Courtship is the first stage of an organization’s development. At this stage, the company is not yet born. It exists as a gleam in the Founder(s) eye. The focus of Courtship is necessarily on dreams and possibilities.
The primary goal of this stage is to build the Founder’s enthusiasm and commitment to his dream. The higher the risk, the deeper the commitment needed. As Conrad Hilton said, “If you wish to launch big ships, you have to go where the water is deep.”
In Courtship, it is normal to experience fear, uncertainty and doubts. What exactly are we going to do? How is it going to be done? When should it be done? Who is going to buy this and why? Now is the time to wind-tunnel test the brilliance of the Founder’s vision.
The goal of the fledgling business should be to add value and satisfy market needs. Founders that are in it solely for the money, often don’t have the fortitude to sustain their companies over the rocky road they will encounter in Infancy and Go-Go. A useful definition of a Founder is someone with; “unreasonable conviction in the face of insufficient evidence.” By definition, most will think that the idea for the new business is risky, and probably won’t work. It is not important that everyone else believes it will work. It is crucial that the Founder(s) believe it will, and are committed to doing whatever it takes to make the new company succeed.
Problems of Courtship
- Over-excitement, possibly unwarranted.
- Fuzzy on many details.
- Fear, uncertainty and doubts.
- Mixed goals. Change the world and make money.
- Low commitment (“try it and see” attitude).
- Over-thinking the details, stalling.
- Lack of fear.
- Exclusive focus on making money.
Pathologies of Courtship: The Affair
A Courtship which has no testing of the harsh realities that face any new business can easily degrade into an Affair where the Founder’s commitment evaporates at the first sign of difficulty. What is an affair but lots of enthusiasm with no real commitment?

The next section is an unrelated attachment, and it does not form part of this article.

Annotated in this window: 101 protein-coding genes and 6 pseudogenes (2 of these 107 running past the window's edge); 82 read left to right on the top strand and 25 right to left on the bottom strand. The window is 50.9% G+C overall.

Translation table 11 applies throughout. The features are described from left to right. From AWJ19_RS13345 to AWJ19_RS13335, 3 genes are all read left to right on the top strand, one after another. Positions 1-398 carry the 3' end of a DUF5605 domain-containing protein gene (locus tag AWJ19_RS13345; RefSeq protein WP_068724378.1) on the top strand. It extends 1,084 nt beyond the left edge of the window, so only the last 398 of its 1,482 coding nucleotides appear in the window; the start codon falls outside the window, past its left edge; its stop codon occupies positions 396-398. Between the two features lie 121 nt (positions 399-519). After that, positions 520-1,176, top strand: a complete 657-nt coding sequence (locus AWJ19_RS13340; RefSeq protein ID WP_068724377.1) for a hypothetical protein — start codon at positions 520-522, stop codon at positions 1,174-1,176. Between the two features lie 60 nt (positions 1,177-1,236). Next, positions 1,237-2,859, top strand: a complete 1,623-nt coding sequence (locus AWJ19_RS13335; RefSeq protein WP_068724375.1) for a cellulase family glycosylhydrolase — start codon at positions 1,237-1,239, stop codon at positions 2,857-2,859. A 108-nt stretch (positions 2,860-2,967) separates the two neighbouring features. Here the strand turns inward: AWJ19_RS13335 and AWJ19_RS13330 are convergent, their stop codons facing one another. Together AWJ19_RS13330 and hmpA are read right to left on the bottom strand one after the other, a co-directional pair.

Prescription for Success
When the Founder(s) makes the bold decision to quit their day job, mortgage their house and/or accept the seed capital, the organization is born and instantly moves into Infancy. With this simple act of faith, the Founder(s) cast off on a wonderful, and largely uncontrollable, journey of triumph and tragedy.
Until one is committed, there is hesitancy, the chance to draw back, always ineffectiveness, concerning all acts of initiative and creation. There is an elementary truth the ignorance of which kills countless ideas and splendid plans: that the moment one definitely commits oneself, then providence moves too. All sorts of things occur to help one that would never otherwise have occurred. A whole stream of events issues from the decision, raising in one’s favor all manner of unforeseen incidents and meetings and material assistance which no man could have dreamed would have come his way.
W. H. Murray, The Scottish Himalayan Expedition, 195
Managing Corporate Life Cycles, 2nd Edition by Dr. Ichak Adizes.
Published by the Adizes Institute. © 2004, Ichak Adizes.